- Details of controlled transactions involving the local entity, including descriptions of the transaction types, the amount of intra-group payments and receipts for each category of controlled transactions, identification of associated enterprises involved, transfer pricing methods used, comparables selected and adjustments made, related APAs, and other information; and
- Financial information of the local entity, including financial accounts for the year concerned, Information and allocation schedules, and summary schedules of relevant financial data.
The Master File and Local File may be submitted in Dutch or English.
The new documentation requirements apply for tax years beginning on or after 1 January 2016.
Click the following link for Regulation No. DB/2015/462M, which is primarily written in Dutch but also includes English translations of the specific documentation requirements.
Poland Delays Entry into Force of Law on Tax Administration
On 21 December 2015, Poland's president signed into law an amendment that delays the entry into force of the Law on Tax Administration to 1 July 2016. The law, which was enacted 31 July 2015, establishes:
- The National Tax Information Office, which is empowered to issue tax rulings;
- The Central Register of Tax Data; and
- Tax information centers where taxpayers can submit tax declarations, enquire on the application of tax law, apply for certificates, etc.
It was originally to apply from 1 January 2016.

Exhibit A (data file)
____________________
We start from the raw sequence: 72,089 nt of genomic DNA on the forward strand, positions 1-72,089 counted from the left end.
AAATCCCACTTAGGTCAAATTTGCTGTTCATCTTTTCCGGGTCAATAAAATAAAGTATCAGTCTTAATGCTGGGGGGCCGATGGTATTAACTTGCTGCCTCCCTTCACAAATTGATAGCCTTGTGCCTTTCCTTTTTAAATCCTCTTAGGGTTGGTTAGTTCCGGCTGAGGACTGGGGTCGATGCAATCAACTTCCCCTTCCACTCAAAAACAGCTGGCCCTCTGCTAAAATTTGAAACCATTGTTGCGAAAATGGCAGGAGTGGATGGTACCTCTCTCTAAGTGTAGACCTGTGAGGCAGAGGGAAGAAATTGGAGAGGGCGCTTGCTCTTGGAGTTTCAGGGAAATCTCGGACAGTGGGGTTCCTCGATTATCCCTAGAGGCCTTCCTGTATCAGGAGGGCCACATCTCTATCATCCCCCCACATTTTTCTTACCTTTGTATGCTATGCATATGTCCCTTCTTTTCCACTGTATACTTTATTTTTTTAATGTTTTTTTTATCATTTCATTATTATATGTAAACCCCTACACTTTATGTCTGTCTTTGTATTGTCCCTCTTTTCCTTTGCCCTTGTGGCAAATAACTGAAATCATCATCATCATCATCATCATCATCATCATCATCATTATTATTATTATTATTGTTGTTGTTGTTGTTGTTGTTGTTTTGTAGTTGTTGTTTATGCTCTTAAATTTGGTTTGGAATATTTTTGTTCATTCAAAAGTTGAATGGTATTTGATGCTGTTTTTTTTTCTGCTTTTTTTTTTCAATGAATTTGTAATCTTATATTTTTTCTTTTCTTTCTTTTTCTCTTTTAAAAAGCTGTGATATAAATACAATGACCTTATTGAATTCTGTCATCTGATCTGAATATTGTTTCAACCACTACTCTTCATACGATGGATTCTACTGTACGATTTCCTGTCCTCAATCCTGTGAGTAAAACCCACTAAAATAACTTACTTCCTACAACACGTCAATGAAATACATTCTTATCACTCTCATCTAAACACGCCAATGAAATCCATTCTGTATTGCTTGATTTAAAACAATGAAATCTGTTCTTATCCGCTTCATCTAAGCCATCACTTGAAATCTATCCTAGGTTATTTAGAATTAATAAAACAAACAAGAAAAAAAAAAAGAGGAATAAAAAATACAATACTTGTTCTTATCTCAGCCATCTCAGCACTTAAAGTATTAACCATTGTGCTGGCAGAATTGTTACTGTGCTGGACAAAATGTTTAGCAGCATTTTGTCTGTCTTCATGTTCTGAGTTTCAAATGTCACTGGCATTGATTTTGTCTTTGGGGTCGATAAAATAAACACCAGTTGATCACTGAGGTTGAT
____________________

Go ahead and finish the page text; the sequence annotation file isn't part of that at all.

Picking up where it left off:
Korea's Proposed Master File and Local File Regulations
On 23 December 2015, the Korean authorities reportedly announced proposed amendments to the Law for the Coordination of International Tax Affairs to regulate the new transfer pricing reporting obligations introduced in the 2015 Tax Revision Bill (previous coverage), including a Master File and Local File. These new requirements are based on Action 13 of the OECD BEPS Project. The main aspects of the proposed regulations are summarized as follows.
All domestic and foreign entities (with a PE in Korea) will be required to file a full transfer pricing report including the Master File and Local File if:
- Its sales exceed KRW 100 billion (~USD 84 million); and
- Cross border related-party transactions exceed KRW 50 billion (~USD 42 million).
When the above thresholds are met, the following filing requirements apply:
- Master File - must be submitted electronically by the group parent company, including parent companies not resident in Korea, and includes: